This uncertainty isn’t uncommon. “The Chengjiang locality is famous and well-established of course for its remarkable fossils, but many have been debated,” says Benton. Take the aptly named Hallucigenia, another lobopodian from the Cambrian period, which was discovered at the Chengjiang site. When it was discovered, it was so bizarre that no one knew which way was up or which end was the front. Simon Conway Morris thought that it walked on long spines and fed with raised tentacles. Now we know that Morris got the animal upside-down. It walked on the stilt-like, claw-tipped legs (formerly the tentacles) and has long spikes sticking out of its back (formerly the legs).

Diania continues Hallucigenia’s tradition of tantalising confusion. As Benton says, “These are remarkable fossils of another outrageous Cambrian organism, but as ever it appears to raise as many questions as it solves!”

Reference: Liu, Steiner, Dunlop, Keupp, Shu, Ou, Han & Zhang. 2011. An armoured Cambrian lobopodian from China with arthropod-like appendages. Nature

More on lobopodians and odd Cambrian animals:

CATEGORIZED UNDER: Animals, Invertebrates, Palaeontology

Comments (21)

  1. It looks like one of the sculptures Catherine O’Hara’s character in Beetle Juice designed. Truly terrifying.

  2. Cool. The fossil is neat, although I would not want to run across one of these in my kitchen. 😉 Horseshoe crabs are also an interesting glimpse into the past. Most of us struggle with even the basic tree of life puzzles; this must be a huge challenge. Entomologists have their work cut out for them.

  3. Sven DiMIlo

    Wow…very cool animal.

    Take the aptly named Hallucigenia, another lobopodian from the Cambrian period, which was discovered at the Chengjiang site.

    Of course it was first ‘discovered’ in the Burgess Shale of Canada. A putative second species was found much later at the Chinese site.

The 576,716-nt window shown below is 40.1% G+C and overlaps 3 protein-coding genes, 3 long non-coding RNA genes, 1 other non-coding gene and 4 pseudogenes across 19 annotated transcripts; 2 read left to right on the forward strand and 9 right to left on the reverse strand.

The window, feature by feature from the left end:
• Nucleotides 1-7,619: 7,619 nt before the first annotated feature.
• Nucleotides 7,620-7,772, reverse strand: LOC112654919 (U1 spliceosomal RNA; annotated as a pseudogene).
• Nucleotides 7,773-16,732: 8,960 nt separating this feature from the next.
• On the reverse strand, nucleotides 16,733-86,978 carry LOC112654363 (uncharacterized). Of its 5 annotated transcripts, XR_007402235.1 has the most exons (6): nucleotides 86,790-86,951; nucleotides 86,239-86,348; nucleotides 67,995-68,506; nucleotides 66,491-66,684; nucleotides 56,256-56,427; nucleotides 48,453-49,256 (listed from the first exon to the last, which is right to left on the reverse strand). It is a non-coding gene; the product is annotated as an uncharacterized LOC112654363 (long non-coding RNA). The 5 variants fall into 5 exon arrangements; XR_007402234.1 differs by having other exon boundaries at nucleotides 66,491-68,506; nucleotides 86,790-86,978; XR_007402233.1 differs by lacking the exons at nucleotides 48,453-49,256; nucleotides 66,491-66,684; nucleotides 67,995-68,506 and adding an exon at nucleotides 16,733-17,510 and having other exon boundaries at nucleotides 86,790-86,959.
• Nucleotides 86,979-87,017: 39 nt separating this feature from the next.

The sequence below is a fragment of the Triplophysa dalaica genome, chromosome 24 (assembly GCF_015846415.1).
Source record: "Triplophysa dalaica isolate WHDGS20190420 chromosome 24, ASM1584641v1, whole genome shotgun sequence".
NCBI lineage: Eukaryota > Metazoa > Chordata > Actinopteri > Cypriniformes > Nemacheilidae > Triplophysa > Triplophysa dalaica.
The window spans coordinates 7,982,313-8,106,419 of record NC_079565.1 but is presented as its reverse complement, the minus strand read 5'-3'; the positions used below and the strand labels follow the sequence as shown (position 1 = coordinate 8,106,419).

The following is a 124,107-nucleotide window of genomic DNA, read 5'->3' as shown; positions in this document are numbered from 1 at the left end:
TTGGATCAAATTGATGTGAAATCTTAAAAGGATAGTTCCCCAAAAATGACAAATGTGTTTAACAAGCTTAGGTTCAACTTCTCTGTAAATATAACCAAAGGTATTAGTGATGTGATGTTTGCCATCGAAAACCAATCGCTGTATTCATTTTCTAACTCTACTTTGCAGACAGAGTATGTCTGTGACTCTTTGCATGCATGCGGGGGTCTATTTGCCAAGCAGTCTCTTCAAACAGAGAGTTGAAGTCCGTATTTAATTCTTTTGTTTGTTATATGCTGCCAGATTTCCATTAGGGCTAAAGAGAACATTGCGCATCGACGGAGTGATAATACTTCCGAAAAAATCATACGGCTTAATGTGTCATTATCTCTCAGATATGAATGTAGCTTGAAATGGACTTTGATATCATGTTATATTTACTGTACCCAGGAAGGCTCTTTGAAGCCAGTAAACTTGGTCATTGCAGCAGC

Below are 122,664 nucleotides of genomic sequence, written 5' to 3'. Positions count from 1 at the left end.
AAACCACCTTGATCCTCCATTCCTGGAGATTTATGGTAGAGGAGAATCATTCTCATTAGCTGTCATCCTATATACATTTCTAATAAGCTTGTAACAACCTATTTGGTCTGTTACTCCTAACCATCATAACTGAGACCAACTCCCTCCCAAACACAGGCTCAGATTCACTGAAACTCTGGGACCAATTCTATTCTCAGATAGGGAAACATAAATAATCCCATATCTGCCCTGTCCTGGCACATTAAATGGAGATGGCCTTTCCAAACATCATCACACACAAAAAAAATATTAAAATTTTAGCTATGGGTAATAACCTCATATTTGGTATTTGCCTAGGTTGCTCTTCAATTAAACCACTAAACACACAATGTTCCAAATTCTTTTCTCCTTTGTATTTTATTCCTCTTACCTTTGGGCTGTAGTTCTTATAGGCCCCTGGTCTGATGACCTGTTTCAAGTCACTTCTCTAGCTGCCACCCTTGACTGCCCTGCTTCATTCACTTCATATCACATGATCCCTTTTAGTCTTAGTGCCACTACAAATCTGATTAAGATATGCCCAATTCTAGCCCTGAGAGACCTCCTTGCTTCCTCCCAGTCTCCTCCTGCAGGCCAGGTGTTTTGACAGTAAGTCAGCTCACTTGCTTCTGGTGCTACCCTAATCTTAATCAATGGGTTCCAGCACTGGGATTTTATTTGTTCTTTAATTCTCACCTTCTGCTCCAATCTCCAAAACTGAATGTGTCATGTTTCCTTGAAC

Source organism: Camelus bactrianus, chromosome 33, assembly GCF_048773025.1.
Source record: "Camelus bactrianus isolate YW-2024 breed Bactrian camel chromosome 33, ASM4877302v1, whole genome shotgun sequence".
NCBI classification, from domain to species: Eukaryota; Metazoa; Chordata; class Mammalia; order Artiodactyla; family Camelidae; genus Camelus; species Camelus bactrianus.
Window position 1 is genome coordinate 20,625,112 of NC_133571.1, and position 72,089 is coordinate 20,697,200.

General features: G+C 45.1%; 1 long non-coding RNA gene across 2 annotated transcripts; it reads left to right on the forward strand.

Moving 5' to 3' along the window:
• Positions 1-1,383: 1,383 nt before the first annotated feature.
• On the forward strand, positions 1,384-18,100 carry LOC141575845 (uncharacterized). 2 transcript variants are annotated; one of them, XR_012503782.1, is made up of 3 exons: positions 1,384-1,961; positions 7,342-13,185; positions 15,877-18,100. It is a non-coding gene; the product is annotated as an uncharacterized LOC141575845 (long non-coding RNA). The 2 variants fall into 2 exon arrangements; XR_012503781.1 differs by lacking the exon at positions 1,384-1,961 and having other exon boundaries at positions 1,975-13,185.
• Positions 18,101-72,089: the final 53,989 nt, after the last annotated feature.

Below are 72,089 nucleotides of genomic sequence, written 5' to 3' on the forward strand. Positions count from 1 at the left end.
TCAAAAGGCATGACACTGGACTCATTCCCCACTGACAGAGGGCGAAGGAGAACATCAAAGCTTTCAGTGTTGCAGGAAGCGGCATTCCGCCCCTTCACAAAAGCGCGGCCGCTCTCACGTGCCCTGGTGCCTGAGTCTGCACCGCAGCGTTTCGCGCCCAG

4. Robert S-R

    This would be an amazing period in Earth’s history to visit. We could breathe the air that was around back then, right?

  5. Torbjörn Larsson, OM

    Earth oxygenation is a fluid [sic!] subject right now, seems to this layman. A recent description of early fossil assemblages:

    “The deep-water Avalon biota (about 579 to 565 million years old) is often regarded as the earliest-known fossil assemblage with macroscopic and morphologically complex life forms1. It has been proposed that the rise of the Avalon biota was triggered by the oxygenation of mid-Ediacaran deep oceans2. Here we report a diverse assemblage of morphologically differentiated benthic macrofossils that were preserved largely in situ as carbonaceous compressions in black shales of the Ediacaran Lantian Formation (southern Anhui Province, South China). The Lantian biota, probably older than and taxonomically distinct from the Avalon biota, suggests that morphological diversification of macroscopic eukaryotes may have occurred in the early Ediacaran Period, perhaps shortly after the Marinoan glaciation, and that the redox history of Ediacaran oceans was more complex than previously thought.”

    The Lantian biota was 635 – 577 Ma, and had oxygen enough for multicellulars close to the ocean surface, at times. Avalon was 579 – 565 Ma, perhaps 40 My later, and had oxygen enough for multicellulars at depth. And this is another 50 My.

    So yeah, maybe modern animals could have breathed the air at 520 Ma. But maybe one shouldn’t bet on it.

  6. Josh K

    I came across your blog a couple of days ago and its absolutely brilliant. It takes me an age to read a blog post because I end up following all the links to more cool stuff – thanks and keep on writing!

  7. Gunnar

    Thank you for bringing this awesome phylogeny to my attention.

  8. Brian Too

    Do you suppose the head end was on the left or the right of the illustration?

  9. @Brian Too – It’s facing left.

  10. Head looks pretty simple, do they have any idea if it had primitive eyes or mandibles or anything?

    Also, for the first time in my life, I am grateful for cockroaches. Cause at least we have cockroaches, and not…those…*shudder*.

  11. Ben

    “They are life’s winners, the most diverse of all animal groups”

    How about bacteria? Is life always about animals? 😉

  12. chris y